“We’re the police, please open room 927.”

The staff compliantly lifted out a chain of keys and lead us to a room at the end of the long hall.

“There’s a guest inside.” The staff saw the “do not disturb” sign hung on the door, and said looking back at us.

“We know, open the lock.” I ordered.

The service staff twisted open the lock, and stood to one side.

“Get back,” Fangfang roughly waved away the staffer.

The staff disappeared down another hallway, and Fangfang and I immediately opened the door and charged inside…. Fangfang and I walked out with Yahong, our leather bag stuffed full of a few thousand fresh bank notes, and with serious expressions entered the elevator next to the service desk, then Fangfang and Yahong could [no longer] suppress their laughter.

“What are you two laughing at, what the fuck is so funny [lit: it’s really fucking uninteresting].” But as I spoke I couldn’t help laughing myself, and I said to Yahong, “Wait in the bar downstairs for a bit, we’ve still got to go grab up those little shits on the 12th floor.” We took the elevator to the lower floor, let Yahong out, then went back up to 12. ?

Fifteen minutes later, we changed out of our police clothes and took the second girl to the bar to find Yahong, had some drinks together, and Yahong left on Fangfang’s arm. I gave Weining at the main service desk a call, told him it was done, and to let the hooker on the 17th floor sleep soundly for the night, then call the [real] cops [on her] in the morning. With the other girl on my arm I walked casually out of the hotel. Fangfang had already started up the Peugeot, and he drove off as soon as we got in.

In the morning, I was woken up by a phone call, and Yahong who had been sleeping by my side answered it. She told me: Weining said that the two sorry suckers that we’d scammed had already paid for the rooms and left, the other prostitute had been taken away by the cops that were waiting at the main entrance. Yahong rolled over and went back to sleep. I couldn’t fall asleep again, [so I just] smoked one cigarette after another. Sunlight was spilling at an angle through the thick curtains, and I walked quietly to the window, looking out through the crack in the curtains onto the flow of people and traffic outside, the sun shining brightly on the street, and pulled the curtains firmly shut. I don’t like the early morning, seeing people in their hundreds and thousands rush to work, to school, makes me feel like an isolated shadow. I don’t have anything to do during the day, and no one’s waiting for me, my friends are all asleep. I smoked another five cigarettes, looked at the calendar, then put on my clothes, washed my face and brushed my teeth, and walked out of the apartment where I was staying. I walked past the Peugot parked at the corner, and walked straight to the bust stop. Even though rush hour was already over, the bus was still pretty packed. One guy who was sitting down got off the bus, and I was just about to sit [in his place], when I saw a young woman carrying a small child, and called her to sit.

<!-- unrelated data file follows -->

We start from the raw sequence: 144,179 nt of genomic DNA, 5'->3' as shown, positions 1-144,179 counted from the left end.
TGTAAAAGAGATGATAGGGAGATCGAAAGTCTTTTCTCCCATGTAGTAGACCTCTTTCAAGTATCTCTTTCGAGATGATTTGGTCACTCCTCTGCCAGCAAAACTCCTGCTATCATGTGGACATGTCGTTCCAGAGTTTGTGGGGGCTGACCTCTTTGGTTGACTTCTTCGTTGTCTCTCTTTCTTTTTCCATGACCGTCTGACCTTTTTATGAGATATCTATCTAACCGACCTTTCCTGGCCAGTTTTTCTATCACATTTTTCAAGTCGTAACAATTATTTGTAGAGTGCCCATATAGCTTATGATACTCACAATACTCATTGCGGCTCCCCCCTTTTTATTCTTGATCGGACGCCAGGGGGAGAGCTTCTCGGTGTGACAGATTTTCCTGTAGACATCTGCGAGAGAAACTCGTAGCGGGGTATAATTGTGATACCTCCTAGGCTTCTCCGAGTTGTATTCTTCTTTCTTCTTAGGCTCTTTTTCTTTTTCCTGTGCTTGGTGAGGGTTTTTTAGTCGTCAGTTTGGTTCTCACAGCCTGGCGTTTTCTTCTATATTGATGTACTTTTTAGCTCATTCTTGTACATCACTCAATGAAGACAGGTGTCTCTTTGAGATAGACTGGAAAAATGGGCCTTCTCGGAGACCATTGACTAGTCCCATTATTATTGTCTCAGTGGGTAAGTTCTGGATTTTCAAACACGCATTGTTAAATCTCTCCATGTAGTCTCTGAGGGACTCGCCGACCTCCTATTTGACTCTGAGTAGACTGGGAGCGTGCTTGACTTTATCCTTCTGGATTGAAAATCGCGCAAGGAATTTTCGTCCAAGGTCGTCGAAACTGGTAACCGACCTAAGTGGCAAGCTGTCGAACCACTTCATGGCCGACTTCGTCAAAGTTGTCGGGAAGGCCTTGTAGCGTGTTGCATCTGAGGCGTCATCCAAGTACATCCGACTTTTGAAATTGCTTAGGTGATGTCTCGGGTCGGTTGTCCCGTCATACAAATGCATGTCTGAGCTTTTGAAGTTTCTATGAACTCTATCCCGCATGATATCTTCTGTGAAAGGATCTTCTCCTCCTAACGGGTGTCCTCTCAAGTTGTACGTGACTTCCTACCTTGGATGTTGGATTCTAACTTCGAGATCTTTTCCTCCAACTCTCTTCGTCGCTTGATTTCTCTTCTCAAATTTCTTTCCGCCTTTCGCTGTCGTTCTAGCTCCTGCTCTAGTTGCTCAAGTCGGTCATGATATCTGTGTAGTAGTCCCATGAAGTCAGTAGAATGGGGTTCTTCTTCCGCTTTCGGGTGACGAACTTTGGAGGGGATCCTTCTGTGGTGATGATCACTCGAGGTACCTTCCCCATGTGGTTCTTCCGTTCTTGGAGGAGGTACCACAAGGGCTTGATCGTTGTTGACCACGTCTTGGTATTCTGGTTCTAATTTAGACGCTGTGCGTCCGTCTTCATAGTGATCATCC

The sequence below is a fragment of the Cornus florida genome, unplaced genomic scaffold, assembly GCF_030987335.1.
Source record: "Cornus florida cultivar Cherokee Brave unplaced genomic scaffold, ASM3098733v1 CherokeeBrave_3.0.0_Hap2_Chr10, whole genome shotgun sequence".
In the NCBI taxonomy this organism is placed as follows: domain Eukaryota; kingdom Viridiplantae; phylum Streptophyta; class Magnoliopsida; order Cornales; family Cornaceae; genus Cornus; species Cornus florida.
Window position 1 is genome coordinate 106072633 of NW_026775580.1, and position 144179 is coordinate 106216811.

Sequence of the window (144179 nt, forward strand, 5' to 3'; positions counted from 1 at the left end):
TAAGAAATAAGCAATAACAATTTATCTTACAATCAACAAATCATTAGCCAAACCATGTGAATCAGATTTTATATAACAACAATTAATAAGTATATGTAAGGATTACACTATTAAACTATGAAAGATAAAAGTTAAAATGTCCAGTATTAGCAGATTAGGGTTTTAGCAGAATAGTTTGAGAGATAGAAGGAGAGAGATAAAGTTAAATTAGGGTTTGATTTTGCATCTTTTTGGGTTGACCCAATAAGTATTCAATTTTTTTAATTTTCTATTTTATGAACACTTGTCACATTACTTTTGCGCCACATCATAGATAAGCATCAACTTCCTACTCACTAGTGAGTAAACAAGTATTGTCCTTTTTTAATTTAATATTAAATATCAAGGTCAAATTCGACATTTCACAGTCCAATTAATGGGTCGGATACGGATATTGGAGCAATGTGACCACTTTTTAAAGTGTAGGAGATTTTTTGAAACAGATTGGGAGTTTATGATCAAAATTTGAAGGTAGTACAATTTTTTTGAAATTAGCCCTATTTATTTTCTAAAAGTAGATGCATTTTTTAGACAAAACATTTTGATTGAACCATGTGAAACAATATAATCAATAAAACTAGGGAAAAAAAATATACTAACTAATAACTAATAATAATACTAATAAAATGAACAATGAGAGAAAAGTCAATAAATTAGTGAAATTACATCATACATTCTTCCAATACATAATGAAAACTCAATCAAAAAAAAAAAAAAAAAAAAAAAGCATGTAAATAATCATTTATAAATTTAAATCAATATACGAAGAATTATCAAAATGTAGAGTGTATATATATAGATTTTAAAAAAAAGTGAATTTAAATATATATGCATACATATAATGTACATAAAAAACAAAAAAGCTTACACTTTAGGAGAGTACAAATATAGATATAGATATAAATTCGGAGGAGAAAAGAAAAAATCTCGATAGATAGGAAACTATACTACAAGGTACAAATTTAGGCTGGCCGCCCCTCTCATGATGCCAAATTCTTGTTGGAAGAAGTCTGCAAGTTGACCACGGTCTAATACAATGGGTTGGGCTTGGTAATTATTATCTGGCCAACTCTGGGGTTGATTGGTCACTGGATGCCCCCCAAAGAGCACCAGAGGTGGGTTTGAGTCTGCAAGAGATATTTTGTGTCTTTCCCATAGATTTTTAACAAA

“Thank you.” After the young woman sat down, she cutely said to the kid: “Thank the uncle.”?

“Thank you uncle.”

I smiled at the kid, and he fished a piece of chocolate wrapped in colored paper out of his pocket, ripped open the packet and was about to stuff it into his mouth, saw me watching him, and held up the chocolate to me.

“No thanks, uncle doesn’t want it.”

“Have it, it’s nothing.”

“No, really, uncle’s got to get off.”